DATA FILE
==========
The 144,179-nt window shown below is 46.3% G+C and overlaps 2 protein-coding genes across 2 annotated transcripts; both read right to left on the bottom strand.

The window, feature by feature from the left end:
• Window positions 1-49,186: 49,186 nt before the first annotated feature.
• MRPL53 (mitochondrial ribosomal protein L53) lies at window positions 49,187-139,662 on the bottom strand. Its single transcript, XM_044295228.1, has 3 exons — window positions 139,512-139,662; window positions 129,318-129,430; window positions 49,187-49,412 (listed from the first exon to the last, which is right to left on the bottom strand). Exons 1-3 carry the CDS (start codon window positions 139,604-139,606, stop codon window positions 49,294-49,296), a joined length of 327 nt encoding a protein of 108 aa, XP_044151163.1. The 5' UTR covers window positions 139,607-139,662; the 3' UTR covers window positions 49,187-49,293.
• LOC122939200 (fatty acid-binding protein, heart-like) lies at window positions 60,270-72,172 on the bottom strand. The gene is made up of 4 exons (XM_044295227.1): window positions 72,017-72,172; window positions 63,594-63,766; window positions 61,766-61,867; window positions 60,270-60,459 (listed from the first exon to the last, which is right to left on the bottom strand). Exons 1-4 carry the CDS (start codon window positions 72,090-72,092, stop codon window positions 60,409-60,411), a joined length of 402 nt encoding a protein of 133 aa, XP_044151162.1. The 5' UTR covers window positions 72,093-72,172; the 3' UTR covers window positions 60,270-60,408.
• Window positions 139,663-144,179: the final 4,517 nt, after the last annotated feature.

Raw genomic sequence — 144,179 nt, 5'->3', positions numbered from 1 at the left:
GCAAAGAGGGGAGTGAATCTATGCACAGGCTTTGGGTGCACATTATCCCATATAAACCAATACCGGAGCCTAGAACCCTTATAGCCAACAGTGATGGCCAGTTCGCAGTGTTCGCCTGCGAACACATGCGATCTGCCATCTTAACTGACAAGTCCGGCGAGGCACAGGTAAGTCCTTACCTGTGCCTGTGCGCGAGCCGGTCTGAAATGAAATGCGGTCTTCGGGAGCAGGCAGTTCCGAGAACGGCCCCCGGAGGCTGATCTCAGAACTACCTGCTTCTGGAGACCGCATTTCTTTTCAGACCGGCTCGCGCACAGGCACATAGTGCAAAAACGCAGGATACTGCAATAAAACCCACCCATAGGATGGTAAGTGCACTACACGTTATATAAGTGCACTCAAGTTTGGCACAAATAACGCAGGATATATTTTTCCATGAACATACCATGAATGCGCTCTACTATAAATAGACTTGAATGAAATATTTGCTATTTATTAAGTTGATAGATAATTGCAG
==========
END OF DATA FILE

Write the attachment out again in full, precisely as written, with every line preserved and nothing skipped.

The 144,179-nt window shown below is 46.3% G+C and overlaps 2 protein-coding genes across 2 annotated transcripts; both read right to left on the bottom strand.

The window, feature by feature from the left end:
• Window positions 1-49,186: 49,186 nt before the first annotated feature.
• MRPL53 (mitochondrial ribosomal protein L53) lies at window positions 49,187-139,662 on the bottom strand. Its single transcript, XM_044295228.1, has 3 exons — window positions 139,512-139,662; window positions 129,318-129,430; window positions 49,187-49,412 (listed from the first exon to the last, which is right to left on the bottom strand). Exons 1-3 carry the CDS (start codon window positions 139,604-139,606, stop codon window positions 49,294-49,296), a joined length of 327 nt encoding a protein of 108 aa, XP_044151163.1. The 5' UTR covers window positions 139,607-139,662; the 3' UTR covers window positions 49,187-49,293.
• LOC122939200 (fatty acid-binding protein, heart-like) lies at window positions 60,270-72,172 on the bottom strand. The gene is made up of 4 exons (XM_044295227.1): window positions 72,017-72,172; window positions 63,594-63,766; window positions 61,766-61,867; window positions 60,270-60,459 (listed from the first exon to the last, which is right to left on the bottom strand). Exons 1-4 carry the CDS (start codon window positions 72,090-72,092, stop codon window positions 60,409-60,411), a joined length of 402 nt encoding a protein of 133 aa, XP_044151162.1. The 5' UTR covers window positions 72,093-72,172; the 3' UTR covers window positions 60,270-60,408.
• Window positions 139,663-144,179: the final 4,517 nt, after the last annotated feature.

Raw genomic sequence — 144,179 nt, 5'->3', positions numbered from 1 at the left:
GCAAAGAGGGGAGTGAATCTATGCACAGGCTTTGGGTGCACATTATCCCATATAAACCAATACCGGAGCCTAGAACCCTTATAGCCAACAGTGATGGCCAGTTCGCAGTGTTCGCCTGCGAACACATGCGATCTGCCATCTTAACTGACAAGTCCGGCGAGGCACAGGTAAGTCCTTACCTGTGCCTGTGCGCGAGCCGGTCTGAAATGAAATGCGGTCTTCGGGAGCAGGCAGTTCCGAGAACGGCCCCCGGAGGCTGATCTCAGAACTACCTGCTTCTGGAGACCGCATTTCTTTTCAGACCGGCTCGCGCACAGGCACATAGTGCAAAAACGCAGGATACTGCAATAAAACCCACCCATAGGATGGTAAGTGCACTACACGTTATATAAGTGCACTCAAGTTTGGCACAAATAACGCAGGATATATTTTTCCATGAACATACCATGAATGCGCTCTACTATAAATAGACTTGAATGAAATATTTGCTATTTATTAAGTTGATAGATAATTGCAG